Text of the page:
One should not lump all of Oakland into one picture. As I mentioned earlier, above Hwy 580… and along to towards Berkeley, is where over 100,000 residents live and shop. Out of the annual 100+ homicides, normally about 1 each year happens above that freeway line. A rate that is about as safe as a city like Fremont, which very few people consider dangerous.

    I’ve lived in Oakland most of the last 60 years and have never been mugged, robbed, assaulted, or even had my house broken into. I freely walk the neighborhood at night for exercise.

    In fact, my family, from my great grandfather, to my grandparents (4),, to my parents, all lived in Oakland and the same went for them. But as you indicated, you can’t go everywhere at any time of the day.

    However that was true back in the 70’s as well.

    BTW, on a relative basis, over the next 20 years, Oakland will gain acceptance and popularity, as well as prosper, more than any city in the Bay Area.

    Whole new neighborhoods are becoming the “new IN place” to live.

    Lest yo think I am crazy, to to realtor.com and punch in 94609. Places where only 3 to 5 years ago you would have never lived, are now HOT… really HOT, with SF techies flooding over the bridge and driving prices to amazing levels. Shocking!




    Fixer upper, sold in January for just over $850,000 Look at the condition and work needed, yet sold.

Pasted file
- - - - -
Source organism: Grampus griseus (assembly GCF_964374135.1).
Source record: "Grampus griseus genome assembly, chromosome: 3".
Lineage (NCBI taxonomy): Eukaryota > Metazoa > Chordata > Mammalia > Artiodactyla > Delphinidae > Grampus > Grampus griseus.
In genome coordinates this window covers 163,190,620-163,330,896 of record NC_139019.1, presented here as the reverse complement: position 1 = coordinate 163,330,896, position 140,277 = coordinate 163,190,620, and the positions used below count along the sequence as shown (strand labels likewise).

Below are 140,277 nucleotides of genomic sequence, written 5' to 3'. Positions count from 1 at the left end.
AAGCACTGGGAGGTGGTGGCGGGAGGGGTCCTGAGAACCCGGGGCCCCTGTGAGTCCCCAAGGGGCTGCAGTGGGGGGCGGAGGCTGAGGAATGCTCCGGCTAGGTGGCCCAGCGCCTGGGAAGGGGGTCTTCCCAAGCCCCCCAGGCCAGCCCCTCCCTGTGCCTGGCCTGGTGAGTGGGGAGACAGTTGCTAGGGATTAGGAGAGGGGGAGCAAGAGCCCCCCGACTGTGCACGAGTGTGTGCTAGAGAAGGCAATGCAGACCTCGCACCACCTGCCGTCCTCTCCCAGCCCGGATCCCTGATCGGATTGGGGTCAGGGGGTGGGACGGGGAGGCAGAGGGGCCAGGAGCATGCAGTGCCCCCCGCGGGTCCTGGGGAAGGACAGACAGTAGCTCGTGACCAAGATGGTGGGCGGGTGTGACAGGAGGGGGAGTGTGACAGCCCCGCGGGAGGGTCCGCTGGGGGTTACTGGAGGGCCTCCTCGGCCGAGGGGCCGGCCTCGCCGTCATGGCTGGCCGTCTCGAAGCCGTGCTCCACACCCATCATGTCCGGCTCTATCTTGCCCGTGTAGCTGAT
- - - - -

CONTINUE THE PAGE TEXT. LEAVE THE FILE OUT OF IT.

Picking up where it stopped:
Listed at $599,000 but sold for $250,000 more even with all the work needed to make it liveable.


    So DON’T tell me Oakland has “gone to ***** ”
    You don’t know the new era that is just unfolding in many areas of Oakland.

  • JohnW

    Well, you know, **** is a source a nutrients. Yes, there are numerous indications that some of the insanity on the other side of the Bay is making its way East. If I were younger, I might try to get in on that. But all depends on good governance, which was sorely missing under the past two mayors.

  • Willis James

    This thread has got me going.
    Look at this one. I can assure you that 5 years ago you’d never ever have considered living in this “apt” which is now for sale.
    1 br. 1 bth rm, 550 sq ft.

    $485,000 plus $160/mth for HOA fees, plus property taxes in Oakland, of over $7,000 per year. (1.35% plus fixed assessments of about $800)

    Add it all up.. and that is for 550 sq. ft in a “questionable neighborhood” in transition.

    I want to promote this leap, but it also has me thinking perhaps this is the time to sell, as surely the spike can’t continue too much higher without reality encroaching.

    Lets see.. 2,000 divided by 550, times $485K….
    Yes, if you want my house for $1,763,000, I’m ready to deal.

  • Willis James

    JohnW… just wanted to update you on yet one more Oakland home that I was following…..with eyes open WIDE

    It just closed and you can see the final price and the details, sq ft.. home.. sq ft…lot

    As well as the original listing price of ‘only’ $699


    SF techies are moving over the bridge for the good life. I’m gonna hire one of those dancing “sign guys” to direct them to my house.
    I’d better clean the shower.

  • JohnW

    That’s insane. Must have been the lime green color that drove up the price. Guess I should sell and move to Tupelo.